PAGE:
With Front, we aren’t trying to add yet another productivity tool. Instead, we believe people can be far more efficient with the tool already used by their team, customers, partners, the tool everyone already can’t work without: email.

Now of course, email causes people a lot of anxiety today. Who doesn’t dread opening their inbox in the morning to see an insane number of unread emails. Most of which, frankly, you probably don’t even need to read. That’s why the inbox needs to be reinvented.

By building transparency, accountability and collaboration into the inbox, and enabling other apps to integrate into it, Front helps people focus and take back control of their workdays.

What’s an interesting element of Front’s company culture?
There’s so much that makes Front’s company culture unique, but I think it mostly all connects back to our commitment to transparency. At Front, we prioritize transparency because it makes us more efficient and productive, which I believe makes employees more engaged and happier at work.

Here are some of the ways we operationalize transparency at Front:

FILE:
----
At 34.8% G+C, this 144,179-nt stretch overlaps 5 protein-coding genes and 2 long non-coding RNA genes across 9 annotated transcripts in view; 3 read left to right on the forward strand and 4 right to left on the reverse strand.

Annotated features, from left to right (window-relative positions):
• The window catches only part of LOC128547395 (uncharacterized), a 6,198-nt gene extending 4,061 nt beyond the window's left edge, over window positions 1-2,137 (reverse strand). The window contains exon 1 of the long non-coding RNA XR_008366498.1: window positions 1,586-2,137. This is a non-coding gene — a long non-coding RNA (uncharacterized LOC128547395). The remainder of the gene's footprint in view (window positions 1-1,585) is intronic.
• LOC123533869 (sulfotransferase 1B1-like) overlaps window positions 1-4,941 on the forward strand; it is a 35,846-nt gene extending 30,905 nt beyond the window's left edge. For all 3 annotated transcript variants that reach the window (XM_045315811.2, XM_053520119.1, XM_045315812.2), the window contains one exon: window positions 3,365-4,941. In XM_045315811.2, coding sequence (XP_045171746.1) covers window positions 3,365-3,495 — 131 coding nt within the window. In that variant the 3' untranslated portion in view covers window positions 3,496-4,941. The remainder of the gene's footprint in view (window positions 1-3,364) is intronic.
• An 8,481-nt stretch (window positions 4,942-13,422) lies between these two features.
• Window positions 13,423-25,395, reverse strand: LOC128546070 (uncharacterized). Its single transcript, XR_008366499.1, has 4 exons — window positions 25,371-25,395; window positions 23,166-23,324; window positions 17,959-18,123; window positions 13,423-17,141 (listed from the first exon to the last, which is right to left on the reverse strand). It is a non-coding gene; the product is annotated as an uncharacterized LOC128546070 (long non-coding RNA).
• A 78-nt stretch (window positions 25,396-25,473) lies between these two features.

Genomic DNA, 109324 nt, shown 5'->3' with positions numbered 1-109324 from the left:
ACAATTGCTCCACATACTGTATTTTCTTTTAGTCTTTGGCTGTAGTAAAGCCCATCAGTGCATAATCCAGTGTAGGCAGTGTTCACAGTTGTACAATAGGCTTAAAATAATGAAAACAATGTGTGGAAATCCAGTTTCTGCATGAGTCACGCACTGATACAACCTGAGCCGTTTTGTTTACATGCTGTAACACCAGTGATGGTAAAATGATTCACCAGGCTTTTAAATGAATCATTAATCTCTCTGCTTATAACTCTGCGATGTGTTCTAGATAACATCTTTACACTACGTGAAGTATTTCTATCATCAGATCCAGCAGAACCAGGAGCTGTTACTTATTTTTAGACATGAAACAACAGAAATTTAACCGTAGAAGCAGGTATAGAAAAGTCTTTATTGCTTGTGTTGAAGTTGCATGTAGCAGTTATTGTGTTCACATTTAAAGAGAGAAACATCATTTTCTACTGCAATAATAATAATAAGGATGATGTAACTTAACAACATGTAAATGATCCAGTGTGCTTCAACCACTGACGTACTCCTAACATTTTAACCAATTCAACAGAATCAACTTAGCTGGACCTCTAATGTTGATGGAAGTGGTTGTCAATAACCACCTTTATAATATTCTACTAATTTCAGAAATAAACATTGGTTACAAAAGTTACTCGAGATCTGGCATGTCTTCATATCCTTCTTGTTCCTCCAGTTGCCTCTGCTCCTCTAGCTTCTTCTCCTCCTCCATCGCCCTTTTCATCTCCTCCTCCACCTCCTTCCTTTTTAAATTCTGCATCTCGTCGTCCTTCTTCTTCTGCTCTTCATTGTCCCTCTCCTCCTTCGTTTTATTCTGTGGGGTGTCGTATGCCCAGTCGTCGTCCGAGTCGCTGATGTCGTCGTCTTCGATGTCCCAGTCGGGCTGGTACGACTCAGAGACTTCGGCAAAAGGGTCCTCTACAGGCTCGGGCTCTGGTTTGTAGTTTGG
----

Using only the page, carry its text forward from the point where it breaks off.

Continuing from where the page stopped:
• Weekly all-hands. A seemingly simple concept, Front’s efficient weekly all-hands on Monday mornings brings everyone together, and sets the tone for the rest of the week. Key company metrics are shared every week.
  • Mathilde is free to chat. Every other week I set aside time to field questions 1:1 or in small groups. This ensures that everyone’s given an opportunity to ask questions outside of all-hands, and in a format that’s comfortable for them.
  • Wins and Stumbles. At each all-hands, team members are recognized for their successes and commitments to Front values (like completing a project ahead of schedule), and are encouraged to share their biggest stumble (like making an error when debugging new code) to keep everyone humble and learning from each other.
  • Open Calendars. Everyone’s calendars are default visible to all employees. This means information is always flowing freely and internal politics are squashed.